What Did the Ancient Greeks Eat?

Foods From the Past That You May Recognize

Mediterranean diet

The foods of ancient Greece were similar to foods we eat today but did not include many items that have become important parts of modern Greek cooking. For example, tomatoes, peppers, potatoes, and bananas didn't arrive in Greece until after the discovery of the Americas in the 15th century, because that's where those foods originated. Also, lemons, oranges, eggplant, and rice arrived later. 

The is a natural evolution of the Greek diet. The ancient Greeks enjoyed a varied diet. Vegetables, legumes, and fruit were the mainstay. Being a coastal country with many islands, fish and seafood were plentiful. Animal husbandry and hunting brought meats and game to the menu. The consumption of fish and meat varied in accordance with the wealth and location of the household.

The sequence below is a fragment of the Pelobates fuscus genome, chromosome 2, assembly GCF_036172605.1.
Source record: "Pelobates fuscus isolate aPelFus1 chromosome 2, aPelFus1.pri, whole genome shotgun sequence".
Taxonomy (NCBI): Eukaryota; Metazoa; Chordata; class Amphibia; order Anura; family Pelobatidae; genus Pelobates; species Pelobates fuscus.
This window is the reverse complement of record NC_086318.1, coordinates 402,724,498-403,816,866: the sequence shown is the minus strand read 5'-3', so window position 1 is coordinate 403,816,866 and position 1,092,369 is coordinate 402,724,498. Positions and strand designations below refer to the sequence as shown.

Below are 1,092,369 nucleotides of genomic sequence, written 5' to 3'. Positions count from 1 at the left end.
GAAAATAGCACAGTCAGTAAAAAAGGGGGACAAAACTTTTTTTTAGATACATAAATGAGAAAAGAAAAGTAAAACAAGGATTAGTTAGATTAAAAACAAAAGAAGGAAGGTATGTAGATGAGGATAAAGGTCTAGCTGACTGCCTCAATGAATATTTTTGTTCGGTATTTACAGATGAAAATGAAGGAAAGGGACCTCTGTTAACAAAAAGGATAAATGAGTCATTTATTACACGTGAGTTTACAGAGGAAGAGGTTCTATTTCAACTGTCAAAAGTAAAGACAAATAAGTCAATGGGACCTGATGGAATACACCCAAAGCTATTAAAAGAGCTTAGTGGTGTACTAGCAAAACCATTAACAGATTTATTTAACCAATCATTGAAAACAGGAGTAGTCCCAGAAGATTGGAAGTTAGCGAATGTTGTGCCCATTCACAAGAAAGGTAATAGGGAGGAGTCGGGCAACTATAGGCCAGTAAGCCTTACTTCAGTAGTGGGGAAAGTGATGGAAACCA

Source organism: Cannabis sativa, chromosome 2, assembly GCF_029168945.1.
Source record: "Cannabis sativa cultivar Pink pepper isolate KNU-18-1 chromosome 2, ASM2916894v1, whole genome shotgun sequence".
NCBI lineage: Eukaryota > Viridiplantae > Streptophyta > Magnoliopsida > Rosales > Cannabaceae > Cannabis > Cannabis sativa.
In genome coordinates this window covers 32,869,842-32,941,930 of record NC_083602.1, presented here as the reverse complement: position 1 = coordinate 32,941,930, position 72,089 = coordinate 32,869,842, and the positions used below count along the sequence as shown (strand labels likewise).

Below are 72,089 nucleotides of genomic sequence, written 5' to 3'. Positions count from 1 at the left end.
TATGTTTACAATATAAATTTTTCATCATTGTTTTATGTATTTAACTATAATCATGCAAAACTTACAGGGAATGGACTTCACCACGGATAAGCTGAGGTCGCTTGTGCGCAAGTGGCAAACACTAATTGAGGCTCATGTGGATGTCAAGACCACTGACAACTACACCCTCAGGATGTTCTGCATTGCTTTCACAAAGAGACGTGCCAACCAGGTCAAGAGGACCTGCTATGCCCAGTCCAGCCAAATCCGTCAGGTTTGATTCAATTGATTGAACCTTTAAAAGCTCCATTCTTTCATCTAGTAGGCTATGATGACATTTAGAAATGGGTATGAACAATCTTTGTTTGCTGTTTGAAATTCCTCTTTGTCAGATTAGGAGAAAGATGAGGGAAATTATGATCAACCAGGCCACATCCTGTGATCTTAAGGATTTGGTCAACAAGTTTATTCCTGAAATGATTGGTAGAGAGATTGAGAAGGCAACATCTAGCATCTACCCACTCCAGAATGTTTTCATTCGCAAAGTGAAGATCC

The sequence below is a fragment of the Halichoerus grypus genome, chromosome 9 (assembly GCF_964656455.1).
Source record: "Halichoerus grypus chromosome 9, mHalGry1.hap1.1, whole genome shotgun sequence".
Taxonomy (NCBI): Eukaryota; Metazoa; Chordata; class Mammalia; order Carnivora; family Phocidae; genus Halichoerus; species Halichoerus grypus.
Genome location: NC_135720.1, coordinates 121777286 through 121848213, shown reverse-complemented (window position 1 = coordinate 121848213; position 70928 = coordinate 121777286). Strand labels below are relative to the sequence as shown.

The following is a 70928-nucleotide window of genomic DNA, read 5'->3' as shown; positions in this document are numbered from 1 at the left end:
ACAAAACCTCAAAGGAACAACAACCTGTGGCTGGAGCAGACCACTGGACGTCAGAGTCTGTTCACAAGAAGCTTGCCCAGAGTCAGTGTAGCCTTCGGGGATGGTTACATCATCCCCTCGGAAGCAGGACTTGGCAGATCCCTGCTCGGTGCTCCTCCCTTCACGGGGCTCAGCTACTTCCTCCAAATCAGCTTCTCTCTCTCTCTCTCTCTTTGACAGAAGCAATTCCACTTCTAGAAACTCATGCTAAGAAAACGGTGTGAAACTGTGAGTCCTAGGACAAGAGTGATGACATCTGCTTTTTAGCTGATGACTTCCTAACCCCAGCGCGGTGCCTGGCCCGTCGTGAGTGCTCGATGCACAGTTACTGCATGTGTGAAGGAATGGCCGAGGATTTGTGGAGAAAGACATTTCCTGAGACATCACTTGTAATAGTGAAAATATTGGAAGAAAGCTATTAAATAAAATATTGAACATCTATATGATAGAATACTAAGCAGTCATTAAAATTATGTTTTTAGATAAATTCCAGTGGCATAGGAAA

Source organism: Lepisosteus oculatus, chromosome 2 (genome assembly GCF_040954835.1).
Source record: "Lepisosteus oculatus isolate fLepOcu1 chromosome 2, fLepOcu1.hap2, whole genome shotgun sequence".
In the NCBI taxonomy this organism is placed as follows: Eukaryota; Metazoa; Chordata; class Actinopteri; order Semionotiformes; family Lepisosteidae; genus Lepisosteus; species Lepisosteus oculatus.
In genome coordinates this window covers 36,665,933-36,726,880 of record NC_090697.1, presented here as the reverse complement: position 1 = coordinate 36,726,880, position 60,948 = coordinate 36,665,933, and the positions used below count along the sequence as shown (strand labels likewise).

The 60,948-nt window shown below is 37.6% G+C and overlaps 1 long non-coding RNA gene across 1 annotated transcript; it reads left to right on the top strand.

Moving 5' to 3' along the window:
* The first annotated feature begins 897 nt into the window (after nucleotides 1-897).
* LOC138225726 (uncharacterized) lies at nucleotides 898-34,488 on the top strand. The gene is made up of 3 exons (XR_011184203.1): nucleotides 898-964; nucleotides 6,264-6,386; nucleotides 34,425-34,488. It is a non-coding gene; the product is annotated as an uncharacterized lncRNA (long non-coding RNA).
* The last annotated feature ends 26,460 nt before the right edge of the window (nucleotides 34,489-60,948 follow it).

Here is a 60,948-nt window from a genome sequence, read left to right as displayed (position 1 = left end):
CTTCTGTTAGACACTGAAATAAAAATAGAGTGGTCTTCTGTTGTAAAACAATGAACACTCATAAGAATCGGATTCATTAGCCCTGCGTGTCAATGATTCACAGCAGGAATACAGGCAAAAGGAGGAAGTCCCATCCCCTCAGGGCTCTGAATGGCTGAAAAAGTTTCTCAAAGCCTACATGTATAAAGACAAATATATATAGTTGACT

Ancient Greek typical meals for breakfast, lunch, and dinner incorporated these food items. And, there were different cooking methods that they used to prepare their foods.

Subgrouping of Foods

Ancient Greek cuisine was characterized by its frugality, reflecting agricultural hardship. The ancient Greek diet was founded on the "Mediterranean triad" or wheat, olive oil, and wine. The foods below reflect the foods available in ancient Greece. Several ancient Greek recipes still exist today.


Vegetables were eaten as soups, boiled or mashed, seasoned with olive oil, vinegar, herbs, or garon, a type of fish sauce. And, in the cities, since vegetables were more expensive, the poorer families would consume dried vegetables. Also, poor families ate oak acorns.